Dinosaur Nomenclature

We have a special reminder concerning what is presented in the Jurassic Park Encyclopedia, regarding modified taxonomy and binomial nomenclature seen here. All of our work is pulled from the particular canon that is being dealt with, as well as from the most current and past paleontological evidence whenever available. We would also like to say that inferences are indeed made, but are drawn from evidence whenever possible if and when it is briefly seen or mentioned. Essentially, Jurassic Park is probably one of the best mainstream media outlets for getting people interested in dinosaurs in today’s society, but it is simultaneously riddled with scientific inaccuracies. The problem is that the dinosaurs in various Jurassic Park media are stylized, dramatized, or otherwise simply not correct, especially as a result of scientific discoveries that have been made since the creation of each form of media and the resulting views of dinosaurs that are displayed in paleoart and vertebrate paleontology as a whole.

So what, exactly, warrants changes to the dinosaur taxonomy of the Jurassic Park franchise? How can one reconcile with issues such as the rotated ulna and pronated hands of the theropods, or the lack of beautiful feathery fluff on those same dinosaurs? What about the necks of the Brachiosaurus, or the behavior of any and all dinosaurs in Jurassic Park? Most of the dinosaurs in Jurassic Park, and the resulting discrepancies with modern paleontology and viewpoints established within the past two decades (1990 to 2010) can clearly be blamed on “public consciousness/view of dinosaurs.” There is even a scene in the original novel, in the chapter ‘Version 4.4.,’ in which Henry Wu remarks that the animals need to be changed in order to conform to the public perception of dinosaurs:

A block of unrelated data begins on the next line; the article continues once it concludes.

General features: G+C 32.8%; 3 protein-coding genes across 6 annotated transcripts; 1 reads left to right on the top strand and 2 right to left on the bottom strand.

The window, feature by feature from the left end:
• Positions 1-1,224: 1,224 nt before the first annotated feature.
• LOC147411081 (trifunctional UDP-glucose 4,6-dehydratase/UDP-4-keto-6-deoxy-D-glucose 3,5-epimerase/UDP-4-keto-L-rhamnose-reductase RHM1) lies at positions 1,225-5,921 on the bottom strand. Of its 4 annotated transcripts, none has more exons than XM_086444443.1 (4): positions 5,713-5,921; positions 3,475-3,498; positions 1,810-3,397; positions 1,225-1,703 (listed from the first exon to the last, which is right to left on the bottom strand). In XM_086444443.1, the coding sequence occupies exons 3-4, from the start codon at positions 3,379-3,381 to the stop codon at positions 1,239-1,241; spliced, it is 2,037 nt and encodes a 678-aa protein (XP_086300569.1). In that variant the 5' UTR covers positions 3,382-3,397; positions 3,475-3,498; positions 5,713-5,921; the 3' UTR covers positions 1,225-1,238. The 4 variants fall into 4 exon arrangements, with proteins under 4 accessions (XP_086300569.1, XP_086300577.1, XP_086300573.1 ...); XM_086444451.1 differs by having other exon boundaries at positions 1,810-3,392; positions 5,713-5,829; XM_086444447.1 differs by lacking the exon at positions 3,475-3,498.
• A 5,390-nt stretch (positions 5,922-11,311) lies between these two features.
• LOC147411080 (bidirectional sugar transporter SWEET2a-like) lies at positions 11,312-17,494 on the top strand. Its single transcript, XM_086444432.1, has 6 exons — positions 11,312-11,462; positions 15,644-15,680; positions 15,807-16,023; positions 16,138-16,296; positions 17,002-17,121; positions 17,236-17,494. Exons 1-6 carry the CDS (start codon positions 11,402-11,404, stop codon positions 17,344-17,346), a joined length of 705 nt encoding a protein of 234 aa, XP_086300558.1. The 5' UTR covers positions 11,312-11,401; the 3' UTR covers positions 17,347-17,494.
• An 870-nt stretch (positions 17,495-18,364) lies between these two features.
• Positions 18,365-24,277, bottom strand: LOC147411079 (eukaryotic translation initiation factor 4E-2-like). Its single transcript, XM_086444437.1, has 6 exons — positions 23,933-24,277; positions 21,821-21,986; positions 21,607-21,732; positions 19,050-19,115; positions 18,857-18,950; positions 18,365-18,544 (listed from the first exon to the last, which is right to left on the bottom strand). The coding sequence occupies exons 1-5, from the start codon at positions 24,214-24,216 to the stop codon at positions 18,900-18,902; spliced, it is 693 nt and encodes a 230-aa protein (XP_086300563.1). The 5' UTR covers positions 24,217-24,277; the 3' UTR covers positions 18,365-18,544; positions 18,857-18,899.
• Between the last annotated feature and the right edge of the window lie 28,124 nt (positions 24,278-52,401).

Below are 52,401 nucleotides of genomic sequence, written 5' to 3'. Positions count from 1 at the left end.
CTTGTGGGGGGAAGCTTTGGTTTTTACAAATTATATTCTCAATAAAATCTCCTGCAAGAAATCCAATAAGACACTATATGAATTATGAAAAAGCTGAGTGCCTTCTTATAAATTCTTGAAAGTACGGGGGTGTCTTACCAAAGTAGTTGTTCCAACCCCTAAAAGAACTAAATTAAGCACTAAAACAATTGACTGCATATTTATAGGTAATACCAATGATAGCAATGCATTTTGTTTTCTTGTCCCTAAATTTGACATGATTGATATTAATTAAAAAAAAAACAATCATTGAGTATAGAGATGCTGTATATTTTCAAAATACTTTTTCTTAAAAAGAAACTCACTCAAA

“I really think you should consider my recommendations for phase two. We should go to Version 4.4
“You want to replace all the current stock of animals?” Hammond said.
“Yes, I do.”
“Why? What’s wrong with them?”
“Nothing,” Wu said, “except that they’re real dinosaurs.”
“That’s what I asked for, Henry,” Hammond said, smiling. “And that’s what you gave me.”
“I know,” Wu said. “But you see…” He paused. How could he explain this to Hammond? Hammond hardly ever visited the island. And it was a peculiar situation that Wu was trying to convey. “Right now, as we stand here, almost no one in the world has ever seen an actual dinosaur. Nobody knows what they’re really like.”  (Crichton p. 122)

The idea is that InGen would alter their dinosaurs in order to suit the public opinion of the dinosaurs if they had to, at least in the universe of the novels. What does this mean in the film universe and in other media? Does this suggest that a similar conclusion had been reached? This is certainly a possibility, as version numbers can be seen. This is discussed in-depth here regarding the canon of the films. Version numbers do explain that the dinosaurs were essentially treated as software in both the novel and the film, and were essentially undergoing constant refinement, though whether this was because of damaged or otherwise incomplete DNA sequencing or simply to match what the public thought of dinosaurs at the time is unclear. This can explain some of the anatomical differences, such as a lack of feathers, and as such, the animals seen in the film would of course be different from their prehistoric counterparts.